What kind of senators do we have, who disrespect the Constitution?

What kind of a country have we become now that our senators ignore the Constitution, that document which binds us as a nation?

The disqualification case against Sen. Grace Poe-Llamanzares that was brought before them as members of the Senate Electoral Tribunal (SET) involved the definition of ‘natural-born Filipino’ according to the Philippine Constitution – a very basic principle, as it determines who constitute the Republic and who can rule it.

The three Supreme Court justices who also sit as SET members – Antonio Carpio, Arturo Brion and Teresita Leonardo-De Castro – wrote very detailed opinions that left no stone unturned, and provided no iota of doubt that Llamanzares is not a natural-born citizen, according to the Constitution. She, therefore, can’t be a senator.

Five of the senators in the SET – Vicente Sotto, Loren Legarda, Bam Aquino, Cynthia Villar and Pia Cayetano – simply closed their eyes to the issue and voted in Llamanzares’ favor. Senator Nancy Binay bowed to the legal wisdom of the justices on what is entirely a constitutional question of the justices on what is entirely a constitutional question.

As a foundling, Llamanzares had to undertake a legal process to become a naturalized citizen–one who has all the rights and duties of a natural-born citizen, the justices explained. However, whether we like it or not, the Constitution categorically specifies that only natural-born and not naturalized citizens can be a senator (or a congressman, vice president, or president).

Llamanzares practically lied through her teeth when she claimed that based on customary international law and treaties, she a natural–born Filipino. It turns out that traditional international law merely exhorts nations to allow foundlings to gain citizenship in the country where he or she was found. However, it cannot order sovereign nations to confer on them the status of being natural-born. In the first place, the Philippines has not even ratified the treaties she cited, and even if the country did, these cannot be superior to our own Constitution.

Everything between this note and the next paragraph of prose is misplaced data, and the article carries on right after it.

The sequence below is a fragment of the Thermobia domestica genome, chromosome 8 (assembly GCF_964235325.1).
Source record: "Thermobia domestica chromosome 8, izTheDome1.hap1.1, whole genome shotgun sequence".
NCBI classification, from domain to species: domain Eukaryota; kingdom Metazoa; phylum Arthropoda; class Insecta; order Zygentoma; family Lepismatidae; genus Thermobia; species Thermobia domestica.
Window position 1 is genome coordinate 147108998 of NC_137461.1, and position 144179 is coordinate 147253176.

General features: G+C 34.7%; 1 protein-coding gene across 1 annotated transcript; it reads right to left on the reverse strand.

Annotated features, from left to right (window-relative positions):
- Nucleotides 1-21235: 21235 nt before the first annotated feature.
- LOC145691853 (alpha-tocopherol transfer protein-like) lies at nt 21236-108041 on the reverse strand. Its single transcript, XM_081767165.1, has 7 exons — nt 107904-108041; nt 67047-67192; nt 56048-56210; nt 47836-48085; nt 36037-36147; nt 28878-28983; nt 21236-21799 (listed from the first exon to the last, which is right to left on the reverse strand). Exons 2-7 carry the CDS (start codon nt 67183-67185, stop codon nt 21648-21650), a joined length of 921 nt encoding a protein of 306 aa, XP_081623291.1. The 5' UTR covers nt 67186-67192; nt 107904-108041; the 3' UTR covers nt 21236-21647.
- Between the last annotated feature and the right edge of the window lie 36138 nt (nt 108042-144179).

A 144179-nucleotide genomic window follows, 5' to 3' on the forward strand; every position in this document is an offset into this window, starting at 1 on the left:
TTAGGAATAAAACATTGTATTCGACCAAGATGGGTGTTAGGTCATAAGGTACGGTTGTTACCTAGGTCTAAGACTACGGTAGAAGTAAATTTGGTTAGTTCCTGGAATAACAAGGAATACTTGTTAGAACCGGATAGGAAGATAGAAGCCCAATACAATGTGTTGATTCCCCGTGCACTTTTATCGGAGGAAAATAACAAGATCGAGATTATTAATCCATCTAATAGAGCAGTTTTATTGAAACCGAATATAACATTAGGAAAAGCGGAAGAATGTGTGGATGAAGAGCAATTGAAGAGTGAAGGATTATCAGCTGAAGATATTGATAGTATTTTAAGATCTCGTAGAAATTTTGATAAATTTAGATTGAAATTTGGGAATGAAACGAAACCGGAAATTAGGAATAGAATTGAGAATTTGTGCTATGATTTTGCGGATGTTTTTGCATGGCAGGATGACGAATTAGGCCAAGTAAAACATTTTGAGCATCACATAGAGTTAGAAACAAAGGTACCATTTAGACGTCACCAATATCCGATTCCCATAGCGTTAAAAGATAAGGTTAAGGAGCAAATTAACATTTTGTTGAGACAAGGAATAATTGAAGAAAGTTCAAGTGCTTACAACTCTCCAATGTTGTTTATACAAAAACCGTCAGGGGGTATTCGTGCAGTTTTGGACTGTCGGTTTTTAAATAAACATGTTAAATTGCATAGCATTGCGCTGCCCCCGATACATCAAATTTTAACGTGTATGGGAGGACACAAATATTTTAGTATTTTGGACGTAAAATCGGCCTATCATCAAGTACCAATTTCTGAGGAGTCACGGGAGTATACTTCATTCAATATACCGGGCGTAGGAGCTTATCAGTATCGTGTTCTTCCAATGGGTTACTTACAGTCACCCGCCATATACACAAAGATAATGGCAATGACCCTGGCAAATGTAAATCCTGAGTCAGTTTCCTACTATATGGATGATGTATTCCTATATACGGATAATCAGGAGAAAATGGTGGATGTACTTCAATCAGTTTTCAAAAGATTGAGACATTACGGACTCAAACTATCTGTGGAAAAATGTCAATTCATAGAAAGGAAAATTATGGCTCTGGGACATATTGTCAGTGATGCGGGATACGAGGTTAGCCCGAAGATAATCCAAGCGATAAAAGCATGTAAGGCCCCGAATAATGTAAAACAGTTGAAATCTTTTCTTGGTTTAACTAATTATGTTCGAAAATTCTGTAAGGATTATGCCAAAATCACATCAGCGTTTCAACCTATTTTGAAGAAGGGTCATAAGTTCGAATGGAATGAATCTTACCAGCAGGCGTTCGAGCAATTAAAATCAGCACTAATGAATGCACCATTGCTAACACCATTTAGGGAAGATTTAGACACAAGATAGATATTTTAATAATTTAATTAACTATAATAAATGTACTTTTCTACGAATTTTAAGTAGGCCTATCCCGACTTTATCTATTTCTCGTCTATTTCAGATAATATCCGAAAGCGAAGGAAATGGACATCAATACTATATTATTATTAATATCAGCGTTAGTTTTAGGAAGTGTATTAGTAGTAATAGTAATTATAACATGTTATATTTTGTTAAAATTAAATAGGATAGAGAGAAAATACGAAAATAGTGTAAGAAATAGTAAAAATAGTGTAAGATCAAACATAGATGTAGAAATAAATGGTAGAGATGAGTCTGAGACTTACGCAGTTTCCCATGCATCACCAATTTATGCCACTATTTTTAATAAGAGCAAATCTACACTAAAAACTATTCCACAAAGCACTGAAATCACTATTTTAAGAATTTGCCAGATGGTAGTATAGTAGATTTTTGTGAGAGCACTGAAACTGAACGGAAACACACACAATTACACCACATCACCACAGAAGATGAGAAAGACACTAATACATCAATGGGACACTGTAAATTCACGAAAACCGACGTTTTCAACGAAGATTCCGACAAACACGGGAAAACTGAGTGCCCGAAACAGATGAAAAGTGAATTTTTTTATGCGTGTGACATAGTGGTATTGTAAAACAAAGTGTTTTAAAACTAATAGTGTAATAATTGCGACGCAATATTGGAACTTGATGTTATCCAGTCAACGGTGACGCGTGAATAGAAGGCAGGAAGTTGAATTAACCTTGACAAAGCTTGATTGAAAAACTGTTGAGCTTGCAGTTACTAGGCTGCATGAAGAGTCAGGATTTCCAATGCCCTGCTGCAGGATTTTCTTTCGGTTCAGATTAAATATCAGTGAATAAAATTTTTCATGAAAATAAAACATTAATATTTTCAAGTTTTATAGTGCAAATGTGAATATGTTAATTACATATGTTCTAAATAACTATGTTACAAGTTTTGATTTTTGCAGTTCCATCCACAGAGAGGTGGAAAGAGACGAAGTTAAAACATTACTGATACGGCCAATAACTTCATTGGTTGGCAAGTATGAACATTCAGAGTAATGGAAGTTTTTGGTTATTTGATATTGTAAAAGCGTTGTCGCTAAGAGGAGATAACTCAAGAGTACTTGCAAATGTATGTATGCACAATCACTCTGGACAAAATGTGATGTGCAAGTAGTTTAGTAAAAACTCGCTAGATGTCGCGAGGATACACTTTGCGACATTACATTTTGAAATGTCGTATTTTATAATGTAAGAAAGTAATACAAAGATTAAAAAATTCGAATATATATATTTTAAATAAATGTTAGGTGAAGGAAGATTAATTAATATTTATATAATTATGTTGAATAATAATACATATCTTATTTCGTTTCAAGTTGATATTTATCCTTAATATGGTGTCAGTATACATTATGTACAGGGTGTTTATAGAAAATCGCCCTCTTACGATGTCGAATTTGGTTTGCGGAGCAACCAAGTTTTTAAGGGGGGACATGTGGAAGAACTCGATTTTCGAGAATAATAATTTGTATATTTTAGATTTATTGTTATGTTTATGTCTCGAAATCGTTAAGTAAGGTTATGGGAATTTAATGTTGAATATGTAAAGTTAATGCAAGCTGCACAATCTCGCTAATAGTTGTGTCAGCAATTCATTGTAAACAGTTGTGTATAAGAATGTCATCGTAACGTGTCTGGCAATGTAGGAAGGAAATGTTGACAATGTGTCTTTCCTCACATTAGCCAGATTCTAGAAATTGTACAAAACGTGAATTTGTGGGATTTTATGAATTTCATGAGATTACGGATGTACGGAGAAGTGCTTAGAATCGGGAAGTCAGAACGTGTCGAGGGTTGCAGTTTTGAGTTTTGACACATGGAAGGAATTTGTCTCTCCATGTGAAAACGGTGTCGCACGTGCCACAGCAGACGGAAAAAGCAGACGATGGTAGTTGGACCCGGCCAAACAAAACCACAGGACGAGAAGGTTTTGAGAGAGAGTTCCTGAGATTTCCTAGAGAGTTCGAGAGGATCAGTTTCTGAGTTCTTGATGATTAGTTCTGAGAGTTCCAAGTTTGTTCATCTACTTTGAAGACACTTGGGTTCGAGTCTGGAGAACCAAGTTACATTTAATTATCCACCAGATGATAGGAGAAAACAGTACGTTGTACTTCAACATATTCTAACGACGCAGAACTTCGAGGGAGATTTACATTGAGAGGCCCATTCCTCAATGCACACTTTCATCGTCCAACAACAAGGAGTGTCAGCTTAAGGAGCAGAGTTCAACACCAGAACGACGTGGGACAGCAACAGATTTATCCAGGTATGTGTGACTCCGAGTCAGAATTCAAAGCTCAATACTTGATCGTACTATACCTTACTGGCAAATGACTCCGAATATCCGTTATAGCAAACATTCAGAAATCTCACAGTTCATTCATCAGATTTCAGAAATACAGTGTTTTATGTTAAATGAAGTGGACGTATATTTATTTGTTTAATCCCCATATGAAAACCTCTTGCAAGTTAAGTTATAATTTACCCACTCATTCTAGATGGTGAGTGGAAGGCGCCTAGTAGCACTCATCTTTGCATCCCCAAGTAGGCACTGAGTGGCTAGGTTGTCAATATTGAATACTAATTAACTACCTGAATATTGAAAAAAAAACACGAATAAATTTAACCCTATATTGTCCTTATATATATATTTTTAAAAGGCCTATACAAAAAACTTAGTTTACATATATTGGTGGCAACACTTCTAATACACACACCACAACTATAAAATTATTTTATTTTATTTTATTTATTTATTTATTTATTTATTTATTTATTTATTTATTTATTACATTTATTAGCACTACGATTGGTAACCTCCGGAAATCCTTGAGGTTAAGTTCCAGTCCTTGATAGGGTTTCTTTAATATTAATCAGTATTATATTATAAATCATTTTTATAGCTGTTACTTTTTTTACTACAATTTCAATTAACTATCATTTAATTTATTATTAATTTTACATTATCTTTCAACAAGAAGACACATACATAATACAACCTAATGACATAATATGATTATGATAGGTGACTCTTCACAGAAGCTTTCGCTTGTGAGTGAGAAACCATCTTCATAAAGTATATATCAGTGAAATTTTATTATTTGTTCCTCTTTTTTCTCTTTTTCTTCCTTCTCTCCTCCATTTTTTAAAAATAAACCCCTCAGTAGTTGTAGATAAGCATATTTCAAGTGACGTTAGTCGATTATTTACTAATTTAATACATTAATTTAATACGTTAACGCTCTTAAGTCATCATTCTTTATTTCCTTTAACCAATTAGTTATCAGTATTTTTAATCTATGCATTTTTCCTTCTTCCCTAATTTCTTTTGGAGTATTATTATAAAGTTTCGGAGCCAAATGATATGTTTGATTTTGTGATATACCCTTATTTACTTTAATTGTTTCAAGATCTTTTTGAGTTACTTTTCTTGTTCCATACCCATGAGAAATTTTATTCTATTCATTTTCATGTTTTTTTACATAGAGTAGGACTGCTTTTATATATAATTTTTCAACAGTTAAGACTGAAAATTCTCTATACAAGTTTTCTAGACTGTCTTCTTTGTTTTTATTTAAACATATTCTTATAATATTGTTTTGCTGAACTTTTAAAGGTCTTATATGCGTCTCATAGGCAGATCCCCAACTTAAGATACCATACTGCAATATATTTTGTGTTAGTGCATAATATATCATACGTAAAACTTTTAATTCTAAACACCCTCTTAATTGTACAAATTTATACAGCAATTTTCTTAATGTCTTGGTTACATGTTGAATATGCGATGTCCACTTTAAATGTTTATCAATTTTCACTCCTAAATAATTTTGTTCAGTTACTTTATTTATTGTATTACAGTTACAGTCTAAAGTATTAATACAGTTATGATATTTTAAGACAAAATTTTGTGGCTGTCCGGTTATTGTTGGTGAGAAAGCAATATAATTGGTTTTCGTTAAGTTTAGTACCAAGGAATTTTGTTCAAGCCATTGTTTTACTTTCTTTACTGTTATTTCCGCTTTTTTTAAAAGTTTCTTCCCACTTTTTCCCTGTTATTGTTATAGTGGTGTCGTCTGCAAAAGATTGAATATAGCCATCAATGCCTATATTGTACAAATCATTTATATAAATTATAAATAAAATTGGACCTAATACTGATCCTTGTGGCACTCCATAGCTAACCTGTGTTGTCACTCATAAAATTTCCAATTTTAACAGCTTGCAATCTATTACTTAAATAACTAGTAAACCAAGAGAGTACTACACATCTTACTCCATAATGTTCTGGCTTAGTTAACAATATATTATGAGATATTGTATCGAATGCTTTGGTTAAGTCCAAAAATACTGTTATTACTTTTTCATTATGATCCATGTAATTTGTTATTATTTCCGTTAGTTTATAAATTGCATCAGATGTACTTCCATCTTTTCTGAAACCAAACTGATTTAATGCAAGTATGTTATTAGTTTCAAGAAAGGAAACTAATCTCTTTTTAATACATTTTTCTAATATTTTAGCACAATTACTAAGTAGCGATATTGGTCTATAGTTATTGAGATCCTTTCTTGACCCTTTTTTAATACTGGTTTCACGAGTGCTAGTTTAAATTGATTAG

The Supreme Court justices, in fact, wrote lengthy rebuttals that none of the five international agreements Llamanzares invoked could make her a natural-born citizen. Yet astonishingly, four senators still invoked international agreements to justify their votes, apparently believing every argument Llamanzares presented.

Senator Villar’s dismissive one-paged opinion on the Llamanzares case
Senator Villar’s dismissive one-paged opinion on the Llamanzares case

The three Court justices wrote dissenting opinions of 10,000 to 26,000 words each, or more than ten times the length of this column.

In contrast, the explanation on the votes of the four senators each took just about 500 words, or just half the length of this column. The four wouldn’t even ask their stable of lawyers whom we, taxpayers, pay for, to write at length to justify their support of Llamanzares.

Senator Pia Cayetano didn’t even bother to explain her vote.

One- page opinions
I don’t know how much more they could insult the Constitution when they wrote such half-page opinions that simply ignored its provisions, which I suspect could have just been written by their junior staff.

The writers of Aquino and Sotto may have even consulted each other, as the opinions of the two senators very idiotically appealed to former President Ramon Magsaysay’s adage, “those who have less in life should have more in law.” That is an emotional pitch that really goes against the very essence of the rule of law – which is, that it is served equally to all.

Don’t they realize how important it is for the senators of the Republic to express complete and total respect for the Constitution?

The five senators’ vote is another indication that our Senate, which, once upon a time lived up to its name’s etymology (senatus) as a body of wise “old” sages, , has accepted its depraved and damaged status.

That’s what it had become after President Aquino successfully bribed 20 of them with hundreds of millions of pesos in pork barrel and DAP money to remove Chief Justice Renato Corona from office in 2012 for a charge that wasn’t in the eight counts of impeachment, and for a violation of a law that merely required him to amend his statement of assets, liabilities and net worth.